CAMPAIGNS: Product Launch - Big fat PR for new antiobesity drug

Client: PacificHealth Laboratories (Woodbridge, NJ)

Client: PacificHealth Laboratories (Woodbridge, NJ)

Client: PacificHealth Laboratories (Woodbridge, NJ)



PR Team: Alan Taylor Communications (New York)



Campaign: Satietrol Launch



Time Frame: March 15 to June 15, 2000



Budget: Less than dollars 50,000





Although (perhaps because) more than half of US adults are overweight,

and nearly one-quarter are obese, the market is saturated with

antiobesity products and services. Without a multimillion-dollar budget

to support a nationwide ad campaign or a celebrity spokesperson, how can

a new product voice its message?





Strategy



For its antiobesity drug Satietrol, PacificHealth Laboratories started

by leveraging scientific testing and clinical trials to drive people to

its Web site. Today, a product is only as strong as its clinical trial

results, and this is where Satietrol shines, says Mark Beal, executive

VP at Alan Taylor Communications, PacificHealth Laboratories’ agency of

record.



Studies conducted at major medical institutions suggest that Satietrol

works by stimulating cholecystokinin, the body’s natural

appetite-control mechanism. ’If you take it an hour before you eat, you

will get a feeling of satiety - thus the name,’ Beal says. And because

one of the key ingredients is found in potato extract, it provided a

hook for the PR campaign.





Tactics



At the time of the launch, consumers could purchase the product only

from a Web site (www.hungeroff.com). A combination of local market

public relations, a satellite and radio media tour, a VNR and a special

event got the message out. Instead of targeting the entire country, the

strategy was to create a groundswell by focusing efforts on the ’10

Fattest Cities.’ Extra concentration occurred in Philadelphia, the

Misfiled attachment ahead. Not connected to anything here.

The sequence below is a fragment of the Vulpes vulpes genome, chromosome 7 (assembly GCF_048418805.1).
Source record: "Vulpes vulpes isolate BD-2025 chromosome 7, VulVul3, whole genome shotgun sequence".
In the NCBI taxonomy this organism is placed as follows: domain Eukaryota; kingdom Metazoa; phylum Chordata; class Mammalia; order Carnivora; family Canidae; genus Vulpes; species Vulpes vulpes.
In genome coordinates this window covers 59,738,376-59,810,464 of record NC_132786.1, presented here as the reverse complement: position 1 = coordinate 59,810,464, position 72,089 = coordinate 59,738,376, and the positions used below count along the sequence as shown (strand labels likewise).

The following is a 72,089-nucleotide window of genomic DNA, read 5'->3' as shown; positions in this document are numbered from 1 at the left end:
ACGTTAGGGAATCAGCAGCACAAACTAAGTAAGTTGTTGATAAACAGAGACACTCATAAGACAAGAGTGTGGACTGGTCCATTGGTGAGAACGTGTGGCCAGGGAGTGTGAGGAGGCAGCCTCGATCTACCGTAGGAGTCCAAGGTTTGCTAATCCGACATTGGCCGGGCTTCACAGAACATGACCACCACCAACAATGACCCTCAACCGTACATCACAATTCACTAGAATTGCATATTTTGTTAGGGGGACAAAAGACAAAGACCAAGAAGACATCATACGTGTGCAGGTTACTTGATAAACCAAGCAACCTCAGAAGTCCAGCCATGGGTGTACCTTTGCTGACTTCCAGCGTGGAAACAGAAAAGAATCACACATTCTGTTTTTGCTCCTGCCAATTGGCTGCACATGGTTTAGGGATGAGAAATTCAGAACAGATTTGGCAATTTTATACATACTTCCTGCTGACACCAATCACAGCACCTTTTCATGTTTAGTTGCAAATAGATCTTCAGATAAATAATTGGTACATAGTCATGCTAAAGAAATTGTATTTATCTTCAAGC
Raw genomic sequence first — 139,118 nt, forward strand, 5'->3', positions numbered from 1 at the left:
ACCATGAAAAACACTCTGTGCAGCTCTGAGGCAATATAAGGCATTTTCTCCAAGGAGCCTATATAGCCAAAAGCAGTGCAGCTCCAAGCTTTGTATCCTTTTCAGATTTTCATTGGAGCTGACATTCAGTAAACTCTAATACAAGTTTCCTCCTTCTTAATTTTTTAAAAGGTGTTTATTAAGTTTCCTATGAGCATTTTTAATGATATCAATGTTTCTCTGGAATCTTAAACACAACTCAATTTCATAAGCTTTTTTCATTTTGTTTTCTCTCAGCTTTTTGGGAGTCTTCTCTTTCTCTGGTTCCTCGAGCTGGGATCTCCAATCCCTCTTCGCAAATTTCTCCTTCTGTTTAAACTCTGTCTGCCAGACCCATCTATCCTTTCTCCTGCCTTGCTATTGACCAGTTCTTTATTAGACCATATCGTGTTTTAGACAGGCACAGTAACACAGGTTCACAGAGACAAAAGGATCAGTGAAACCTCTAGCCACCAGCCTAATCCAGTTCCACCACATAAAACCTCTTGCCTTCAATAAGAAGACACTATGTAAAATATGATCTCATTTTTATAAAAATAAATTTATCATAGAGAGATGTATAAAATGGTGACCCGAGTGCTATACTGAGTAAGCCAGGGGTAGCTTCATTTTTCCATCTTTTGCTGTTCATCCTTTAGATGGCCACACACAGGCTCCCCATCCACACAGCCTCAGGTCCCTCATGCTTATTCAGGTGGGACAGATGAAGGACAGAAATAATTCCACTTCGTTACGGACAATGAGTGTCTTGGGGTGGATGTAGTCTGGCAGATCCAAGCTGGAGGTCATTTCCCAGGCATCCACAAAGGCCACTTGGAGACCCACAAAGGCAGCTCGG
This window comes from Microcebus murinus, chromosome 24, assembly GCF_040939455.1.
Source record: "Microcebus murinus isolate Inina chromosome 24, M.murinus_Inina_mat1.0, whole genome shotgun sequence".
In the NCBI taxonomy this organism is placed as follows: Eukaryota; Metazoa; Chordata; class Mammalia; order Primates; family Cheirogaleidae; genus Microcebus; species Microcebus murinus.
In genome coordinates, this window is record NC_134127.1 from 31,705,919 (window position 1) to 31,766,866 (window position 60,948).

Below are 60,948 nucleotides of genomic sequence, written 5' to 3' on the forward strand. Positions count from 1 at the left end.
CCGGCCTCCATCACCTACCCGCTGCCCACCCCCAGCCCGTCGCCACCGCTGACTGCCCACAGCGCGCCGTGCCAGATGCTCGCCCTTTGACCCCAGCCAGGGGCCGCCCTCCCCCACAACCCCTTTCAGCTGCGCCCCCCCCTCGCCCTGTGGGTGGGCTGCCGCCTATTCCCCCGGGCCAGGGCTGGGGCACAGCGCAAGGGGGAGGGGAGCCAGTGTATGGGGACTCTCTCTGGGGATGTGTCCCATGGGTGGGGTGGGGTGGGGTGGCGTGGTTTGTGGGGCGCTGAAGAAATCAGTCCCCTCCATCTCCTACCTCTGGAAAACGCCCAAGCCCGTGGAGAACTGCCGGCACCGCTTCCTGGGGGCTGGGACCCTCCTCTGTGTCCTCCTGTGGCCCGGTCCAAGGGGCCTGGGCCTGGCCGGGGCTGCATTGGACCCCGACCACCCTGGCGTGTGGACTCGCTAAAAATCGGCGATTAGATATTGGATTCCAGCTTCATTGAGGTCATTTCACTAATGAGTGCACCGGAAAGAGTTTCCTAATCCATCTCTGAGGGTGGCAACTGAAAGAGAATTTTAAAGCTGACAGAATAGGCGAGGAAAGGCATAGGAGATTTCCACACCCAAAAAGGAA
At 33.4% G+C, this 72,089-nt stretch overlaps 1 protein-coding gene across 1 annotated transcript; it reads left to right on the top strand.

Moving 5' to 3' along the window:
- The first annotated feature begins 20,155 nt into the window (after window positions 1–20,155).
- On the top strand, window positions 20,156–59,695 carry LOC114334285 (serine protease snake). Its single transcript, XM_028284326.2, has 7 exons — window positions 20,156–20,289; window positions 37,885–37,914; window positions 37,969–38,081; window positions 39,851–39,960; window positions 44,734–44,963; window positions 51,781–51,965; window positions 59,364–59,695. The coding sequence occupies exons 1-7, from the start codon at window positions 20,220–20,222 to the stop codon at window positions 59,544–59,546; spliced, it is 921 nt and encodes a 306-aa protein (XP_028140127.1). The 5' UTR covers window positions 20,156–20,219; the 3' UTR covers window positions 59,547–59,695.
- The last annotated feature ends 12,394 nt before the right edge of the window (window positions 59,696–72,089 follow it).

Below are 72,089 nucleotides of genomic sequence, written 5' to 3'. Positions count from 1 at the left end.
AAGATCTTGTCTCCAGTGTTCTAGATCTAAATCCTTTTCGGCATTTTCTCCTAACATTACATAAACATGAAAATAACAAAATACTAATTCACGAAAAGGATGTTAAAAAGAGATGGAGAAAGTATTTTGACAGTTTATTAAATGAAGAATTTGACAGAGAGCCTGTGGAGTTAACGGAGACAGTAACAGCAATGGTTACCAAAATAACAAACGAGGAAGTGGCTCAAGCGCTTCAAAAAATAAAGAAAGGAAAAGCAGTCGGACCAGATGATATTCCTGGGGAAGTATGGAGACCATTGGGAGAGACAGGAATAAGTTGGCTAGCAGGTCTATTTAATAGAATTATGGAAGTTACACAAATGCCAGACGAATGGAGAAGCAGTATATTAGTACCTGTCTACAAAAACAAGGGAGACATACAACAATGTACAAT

fattest city.



’The first phase was designed to create awareness in a crowded market

with an already high noise level,’ says Dr. Robert Portman, president

and CEO of PacificHealth Laboratories.



The Philadelphia attack included arranging interviews with a doctor who

tested the product, medical reporters at every TV station (including

major talk shows such as Good Day Philadelphia), more than 12 radio

stations and the major dailies. Following Philadelphia, the doctor gave

interviews to TV and radio stations in the nine other ’fattest’

cities.



Phase three included a nationally distributed VNR about the science

behind Satietrol and the potato extract. Next, a special event in New

York featured an army of people dressed as giant potatoes accompanying

former Olympian Mike Gostigian, who potato sacked his way across

Manhattan.



The group made live appearances on a variety of TV talk shows and radio

stations.





Results



’We started to appear on the (media’s) radar screen,’ Portman says.



More than 300 TV stories aired on network affiliates across the

nation.



National broadcast coverage included the Today show, Fox & Friends and

several syndicated radio programs. Major national newspapers picked up

the story from AP and Gannett features.



Media coverage drove more than 100,000 consumers to the Web site during

the first four weeks of the program. Many purchased the product.

Additionally, editorial play reached decision makers at key retail

outlets, which now sell the product. ’Eight leading Internet retailers -

including drugstore.com, planetrx.com and mothernature.com - now carry

Satietrol, and we just completed a successful market test in GNC stores

in the Philadelphia area,’ Portman says. GNC will launch the drug

nationally in September.





Future



’The future is two-fold,’ Beal says. ’We will target the medical

community and make them aware of this product, and secondly, because the

product will be available nationally through GNC, we will work on

driving the consumer to the retail outlets.’



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